New Garden Beds

Before planting your newly purchased container-grown or pre-packaged plants be certain the soil is ready. This means the compost, peat and good topsoil are incorporated into the existing soil. Your plants will flourish in good soil. The difference between plants in poor soil and plants in fabulous soil is astronomical. Poor soil conditions will do one of two things, kill the plant or tremendously impede the development. This is the time to get the wheelbarrow and stir up that mixture of one part topsoil, one part peat, one part compost and about three big handfuls of Bone Meal. Keep the mixture in the garage or shed until you are ready to plant.

Decide where you want the plants positioned and perhaps this is a good time to use sticks or any type of marker to pinpoint the placement of each plant. This way you can fiddle around with the markers until you decide upon a desirable arrangement. Make sure to space the plants correctly as indicated by the accompanying tag or ask your nurseryman. The next task is to dig a hole for each specimen and the most common mistake is to make it too deep or too narrow. For depth use the soil mark on the stem as your guide. For the width take the span of the largest roots and add a few extra inches. With lifted plants do not remove the soil which may be present but do stretch out the roots which stick out from beyond the soil ball. When planting keep all the specimens covered to protect from drying winds. Don't plant during the day if possible wait until the evening or early morning.

Planting Perennials Pre-packaged or lifted plants: If this is the first time you are planting and not exactly sure about the depth then set a board across the top of the hole to ensure correct planting depth.

The hole should be deep enough to allow the old soil mark to be at or just below the soil surface at planting. The old soil mark on the stem or stems should be level with the bottom of the board.

The hole should be wide enough to allow the roots to be spread evenly.

Planting Perennials With your little gardening shovel work a bit of the planting mixture around the roots. Shake the plant gently up and down and add a little more planting mixture. Firm this around the roots with your fingers. Do not press too hard.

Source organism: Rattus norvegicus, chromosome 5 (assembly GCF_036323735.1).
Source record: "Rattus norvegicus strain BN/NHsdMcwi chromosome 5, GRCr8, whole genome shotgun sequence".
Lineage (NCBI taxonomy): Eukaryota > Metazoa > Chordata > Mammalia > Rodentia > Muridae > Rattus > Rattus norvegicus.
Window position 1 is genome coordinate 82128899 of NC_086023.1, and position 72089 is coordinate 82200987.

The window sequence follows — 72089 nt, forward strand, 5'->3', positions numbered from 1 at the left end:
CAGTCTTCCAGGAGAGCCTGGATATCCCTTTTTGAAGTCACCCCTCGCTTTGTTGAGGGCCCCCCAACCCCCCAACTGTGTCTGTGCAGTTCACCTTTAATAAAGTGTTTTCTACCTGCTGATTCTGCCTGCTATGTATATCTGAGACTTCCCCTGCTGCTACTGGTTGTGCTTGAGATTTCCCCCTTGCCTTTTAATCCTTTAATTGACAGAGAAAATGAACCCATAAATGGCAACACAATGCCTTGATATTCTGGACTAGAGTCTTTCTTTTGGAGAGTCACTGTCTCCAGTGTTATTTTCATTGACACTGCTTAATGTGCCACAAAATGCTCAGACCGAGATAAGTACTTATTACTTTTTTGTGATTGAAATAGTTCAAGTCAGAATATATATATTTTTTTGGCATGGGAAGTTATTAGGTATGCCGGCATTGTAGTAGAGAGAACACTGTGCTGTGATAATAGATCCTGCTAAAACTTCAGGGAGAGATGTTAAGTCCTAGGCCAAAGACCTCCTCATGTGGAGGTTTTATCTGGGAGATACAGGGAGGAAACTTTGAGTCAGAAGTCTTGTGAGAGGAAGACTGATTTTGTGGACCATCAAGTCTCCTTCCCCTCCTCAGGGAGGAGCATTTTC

Some people use their fists but I prefer placing all my plants with firm fingertips. This system is efficient and eliminates excessive time planting flats of annuals. With a bit of practice you will become most proficient using this technique.

Planting Perennials Half fill the hole with more planting mixture and firm it down. Depending on the size of the plant, do this by gentle treading or by pressing with fingers.

Do not tread heavily as this would destroy the soil structure. Treading is usually performed when planting trees and larger shrubs.

Planting Perennials With smaller containers always use your fingers, as this is enough pressure to set the plant.

Start firming at the outer edge of the planting hole, working gradually towards the centre.

Add more planting mixture until the hole is full. Firm once again and then loosen the surface.

Spread a little soil around the stem so that the surface forms a low dome.

Planting Perennials When planting is finished you can build a shallow ring of soil around the planting hole. It will form a water retaining basin.

This completes the procedure for planting pre-packaged or lifted plants with roots beyond the soil ball.

 

Planting Perennials Container-grown plants: If the environment around the soil ball is not right the roots will not grow out into the garden soil. This means that it is not enough to dig a hole, drop the plant and replace the earth. Mark the planting sites and dig a planting hole which is large enough for the soil ball to be surrounded by a two to four inch layer of planting material.

The hole should be deep enough to ensure that the top of the soil ball will be about an inch below the soil surface after planting.

With lifted plants or container-grown plants cut down the side of the container when it is stood on the base of the hole. Another way to remove the container is to turn the pot on its side and push hard with your palms or use your foot (for large containers) until the soil loosens.

Sometimes you can gently tap the plant out of the pot and stand the soil ball on the base of the hole. To get an idea of the depth set the plant in the hole and continue digging until desired depth is obtained.

Planting Perennials Examine the exposed surface of the soil ball. Very gently cut away circling roots but never break up the soil ball. However if the soil loosens, don't worry just make sure you use that loosened soil directly underneath the plant when you set in the hole.

This is why I like to plant when all the containers are dry. This usually eliminates the problem of the soil breaking apart and in my opinion makes the planting portion of gardening much simpler.

Planting Perennials Fill the space between the soil ball and the sides of the hole with planting mixture. Do not use ordinary soil, roots may not move from a peat-based compost into mineral soil. Firm down the planting mixture with your fingers and do not press too hard. Just enough to set the plant in position but not so much that you damage the roots, break up soil or ruin any parts of the plant.

Proper planting is critical to the overall performance. With a little practice you will be planting hundreds of species quickly, efficiently and on your way to boasting beautiful gardens.

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